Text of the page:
year = "2013",
language = "English",
volume = "4",
pages = "5--16",
journal = "Write4Children",
issn = "1758-9835",
number = "1",

}

From Transition to Threshold: Redefining "Young Adulthood". / EATON, Tony.

In: Write4Children, Vol. 4, No. 1, 2013, p. 5-16.

Research output: Contribution to journalArticle

TY - JOUR

T1 - From Transition to Threshold: Redefining "Young Adulthood"

AU - EATON, Tony

PY - 2013

Y1 - 2013

N2 - Nodelman, in The Hidden Adult (2008), makes the case that from a philosophical perspective and for the purposes of critical analysis, 'young adult literature' can usefully be considered alongside, or even interchangeably with, 'children's literature'. Recent years, though, have seen a distinct shift in the conception of 'young adulthood' as it is reflected in the awarding of prizes and in the publication strategies being used in the 'marketing' of 'young adulthood'. The rise of the 'crossover novel' suggests that increasingly sophisticated books, implying increasingly sophisticated and emancipated readerships, are featuring in awards shortlists for 'young adult' literature, and are being actively marketed by publishers as 'young adult' novels. This paper will consider firstly the broad concept of 'young adulthood' as it is currently viewed by writers, publishers and awards committees, and will then consider, within the Australian context and through close analysis of several recent shortlists and awards, the degree and direction of change in commercial and critical perceptions of 'young adulthood'. Building upon the ideas of Nodelman, Wheatley, Hunt and Scutter, as well as sociologists Wyn and Woodman, this paper will explore the changing portrayal of 'young adulthood' in literature for that demographic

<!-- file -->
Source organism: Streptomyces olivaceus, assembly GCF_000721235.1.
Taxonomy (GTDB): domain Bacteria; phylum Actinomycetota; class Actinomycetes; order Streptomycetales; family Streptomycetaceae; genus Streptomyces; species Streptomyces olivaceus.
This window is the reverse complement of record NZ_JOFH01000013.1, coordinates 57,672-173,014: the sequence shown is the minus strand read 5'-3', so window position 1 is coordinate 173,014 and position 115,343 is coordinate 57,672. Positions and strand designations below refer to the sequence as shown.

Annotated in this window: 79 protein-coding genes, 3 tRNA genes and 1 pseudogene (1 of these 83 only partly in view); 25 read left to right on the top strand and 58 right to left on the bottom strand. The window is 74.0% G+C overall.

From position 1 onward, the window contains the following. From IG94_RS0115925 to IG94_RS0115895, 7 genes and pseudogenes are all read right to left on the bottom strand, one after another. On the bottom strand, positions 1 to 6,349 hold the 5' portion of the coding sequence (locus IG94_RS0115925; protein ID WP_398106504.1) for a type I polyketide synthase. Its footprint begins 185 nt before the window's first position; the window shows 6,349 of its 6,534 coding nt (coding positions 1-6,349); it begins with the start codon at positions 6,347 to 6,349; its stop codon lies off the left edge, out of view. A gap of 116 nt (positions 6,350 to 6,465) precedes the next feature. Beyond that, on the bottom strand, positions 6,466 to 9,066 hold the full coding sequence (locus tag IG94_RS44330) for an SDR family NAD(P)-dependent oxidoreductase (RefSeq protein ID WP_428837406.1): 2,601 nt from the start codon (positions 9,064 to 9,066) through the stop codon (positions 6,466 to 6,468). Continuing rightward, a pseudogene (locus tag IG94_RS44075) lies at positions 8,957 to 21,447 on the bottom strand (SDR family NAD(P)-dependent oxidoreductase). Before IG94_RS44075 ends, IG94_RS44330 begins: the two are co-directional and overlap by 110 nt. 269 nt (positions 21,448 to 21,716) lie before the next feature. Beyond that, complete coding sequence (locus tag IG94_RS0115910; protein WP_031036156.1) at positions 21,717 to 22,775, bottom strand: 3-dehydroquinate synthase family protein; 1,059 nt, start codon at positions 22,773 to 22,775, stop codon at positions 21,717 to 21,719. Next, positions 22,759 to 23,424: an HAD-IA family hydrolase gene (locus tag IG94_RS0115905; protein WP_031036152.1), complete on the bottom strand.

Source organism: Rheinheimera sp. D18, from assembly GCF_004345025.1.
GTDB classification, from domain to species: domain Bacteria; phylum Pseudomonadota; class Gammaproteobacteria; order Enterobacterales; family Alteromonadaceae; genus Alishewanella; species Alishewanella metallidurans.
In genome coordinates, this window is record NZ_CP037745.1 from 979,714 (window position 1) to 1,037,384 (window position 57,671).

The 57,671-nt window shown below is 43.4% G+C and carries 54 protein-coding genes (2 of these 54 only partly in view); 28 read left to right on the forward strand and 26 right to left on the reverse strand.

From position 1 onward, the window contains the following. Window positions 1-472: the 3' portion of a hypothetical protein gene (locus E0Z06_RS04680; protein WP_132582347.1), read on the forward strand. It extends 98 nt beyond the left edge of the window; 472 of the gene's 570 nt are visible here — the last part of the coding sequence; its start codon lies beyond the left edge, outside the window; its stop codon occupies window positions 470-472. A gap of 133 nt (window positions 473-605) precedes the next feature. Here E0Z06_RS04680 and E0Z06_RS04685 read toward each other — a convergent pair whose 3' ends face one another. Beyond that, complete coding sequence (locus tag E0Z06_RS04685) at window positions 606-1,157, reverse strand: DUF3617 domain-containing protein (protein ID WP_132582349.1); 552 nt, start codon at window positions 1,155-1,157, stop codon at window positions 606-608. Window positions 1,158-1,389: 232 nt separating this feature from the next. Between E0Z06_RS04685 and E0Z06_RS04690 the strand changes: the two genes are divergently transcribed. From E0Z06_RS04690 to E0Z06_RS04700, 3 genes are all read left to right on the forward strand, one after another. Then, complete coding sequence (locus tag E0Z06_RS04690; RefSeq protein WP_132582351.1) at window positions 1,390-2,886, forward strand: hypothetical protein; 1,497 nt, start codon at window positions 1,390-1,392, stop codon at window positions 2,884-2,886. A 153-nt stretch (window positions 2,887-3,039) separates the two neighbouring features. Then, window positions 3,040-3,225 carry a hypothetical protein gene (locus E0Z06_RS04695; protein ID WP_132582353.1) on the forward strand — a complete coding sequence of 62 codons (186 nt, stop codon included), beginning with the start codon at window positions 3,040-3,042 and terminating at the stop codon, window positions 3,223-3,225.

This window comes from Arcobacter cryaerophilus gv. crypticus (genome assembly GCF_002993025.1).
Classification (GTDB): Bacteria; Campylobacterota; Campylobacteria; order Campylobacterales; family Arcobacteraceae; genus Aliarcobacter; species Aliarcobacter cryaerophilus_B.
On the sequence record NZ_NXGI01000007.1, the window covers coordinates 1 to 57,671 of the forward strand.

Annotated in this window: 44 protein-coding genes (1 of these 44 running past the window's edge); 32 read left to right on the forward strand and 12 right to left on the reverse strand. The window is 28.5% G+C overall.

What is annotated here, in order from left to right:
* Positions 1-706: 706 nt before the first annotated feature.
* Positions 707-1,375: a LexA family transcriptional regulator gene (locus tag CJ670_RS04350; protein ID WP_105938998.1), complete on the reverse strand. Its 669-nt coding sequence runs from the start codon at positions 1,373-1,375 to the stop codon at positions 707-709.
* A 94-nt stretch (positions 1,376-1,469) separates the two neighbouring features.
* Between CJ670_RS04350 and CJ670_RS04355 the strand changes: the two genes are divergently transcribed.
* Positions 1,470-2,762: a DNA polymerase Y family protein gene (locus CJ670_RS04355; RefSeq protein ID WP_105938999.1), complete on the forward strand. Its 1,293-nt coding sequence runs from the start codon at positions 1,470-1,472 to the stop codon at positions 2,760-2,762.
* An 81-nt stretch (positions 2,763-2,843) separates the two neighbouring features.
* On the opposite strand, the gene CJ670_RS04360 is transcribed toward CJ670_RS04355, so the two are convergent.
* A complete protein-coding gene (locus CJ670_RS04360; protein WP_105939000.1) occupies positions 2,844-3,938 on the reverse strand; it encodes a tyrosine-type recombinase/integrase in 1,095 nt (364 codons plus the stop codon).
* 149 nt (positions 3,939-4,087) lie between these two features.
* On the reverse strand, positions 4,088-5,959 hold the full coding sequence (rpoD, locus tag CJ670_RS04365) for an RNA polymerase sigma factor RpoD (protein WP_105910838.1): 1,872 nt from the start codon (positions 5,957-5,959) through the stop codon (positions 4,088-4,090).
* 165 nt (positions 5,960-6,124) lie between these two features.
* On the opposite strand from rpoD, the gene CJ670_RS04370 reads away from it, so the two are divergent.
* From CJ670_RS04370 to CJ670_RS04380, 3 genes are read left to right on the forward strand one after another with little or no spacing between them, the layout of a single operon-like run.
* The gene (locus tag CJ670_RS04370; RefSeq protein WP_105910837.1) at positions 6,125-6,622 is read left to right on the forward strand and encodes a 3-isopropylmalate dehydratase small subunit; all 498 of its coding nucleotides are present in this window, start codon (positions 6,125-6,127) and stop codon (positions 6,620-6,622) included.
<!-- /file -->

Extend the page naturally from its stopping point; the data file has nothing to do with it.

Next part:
AB - Nodelman, in The Hidden Adult (2008), makes the case that from a philosophical perspective and for the purposes of critical analysis, 'young adult literature' can usefully be considered alongside, or even interchangeably with, 'children's literature'. Recent years, though, have seen a distinct shift in the conception of 'young adulthood' as it is reflected in the awarding of prizes and in the publication strategies being used in the 'marketing' of 'young adulthood'. The rise of the 'crossover novel' suggests that increasingly sophisticated books, implying increasingly sophisticated and emancipated readerships, are featuring in awards shortlists for 'young adult' literature, and are being actively marketed by publishers as 'young adult' novels. This paper will consider firstly the broad concept of 'young adulthood' as it is currently viewed by writers, publishers and awards committees, and will then consider, within the Australian context and through close analysis of several recent shortlists and awards, the degree and direction of change in commercial and critical perceptions of 'young adulthood'. Building upon the ideas of Nodelman, Wheatley, Hunt and Scutter, as well as sociologists Wyn and Woodman, this paper will explore the changing portrayal of 'young adulthood' in literature for that demographic

KW - Children's Literature

KW - Lanagan

KW - Literary

M3 - Article

VL - 4

SP - 5

EP - 16

JO - Write4Children

JF - Write4Children

SN - 1758-9835

IS - 1

ER -